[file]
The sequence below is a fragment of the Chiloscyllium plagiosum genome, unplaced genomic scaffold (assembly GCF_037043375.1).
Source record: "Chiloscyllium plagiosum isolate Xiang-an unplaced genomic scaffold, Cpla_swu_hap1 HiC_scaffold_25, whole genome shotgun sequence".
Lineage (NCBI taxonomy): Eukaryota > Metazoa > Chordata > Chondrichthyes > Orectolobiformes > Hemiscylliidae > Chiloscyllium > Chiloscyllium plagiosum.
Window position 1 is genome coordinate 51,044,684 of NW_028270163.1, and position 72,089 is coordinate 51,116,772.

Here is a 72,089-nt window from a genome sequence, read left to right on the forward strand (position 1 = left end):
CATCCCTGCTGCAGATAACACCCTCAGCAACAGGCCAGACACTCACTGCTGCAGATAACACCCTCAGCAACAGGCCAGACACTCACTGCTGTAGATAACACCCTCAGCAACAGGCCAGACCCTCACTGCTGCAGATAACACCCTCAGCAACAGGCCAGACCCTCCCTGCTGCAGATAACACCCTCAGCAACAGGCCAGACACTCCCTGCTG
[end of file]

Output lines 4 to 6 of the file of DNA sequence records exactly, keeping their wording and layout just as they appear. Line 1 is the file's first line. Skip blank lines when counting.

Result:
Window position 1 is genome coordinate 51,044,684 of NW_028270163.1, and position 72,089 is coordinate 51,116,772.

Here is a 72,089-nt window from a genome sequence, read left to right on the forward strand (position 1 = left end):
CATCCCTGCTGCAGATAACACCCTCAGCAACAGGCCAGACACTCACTGCTGCAGATAACACCCTCAGCAACAGGCCAGACACTCACTGCTGTAGATAACACCCTCAGCAACAGGCCAGACCCTCACTGCTGCAGATAACACCCTCAGCAACAGGCCAGACCCTCCCTGCTGCAGATAACACCCTCAGCAACAGGCCAGACACTCCCTGCTG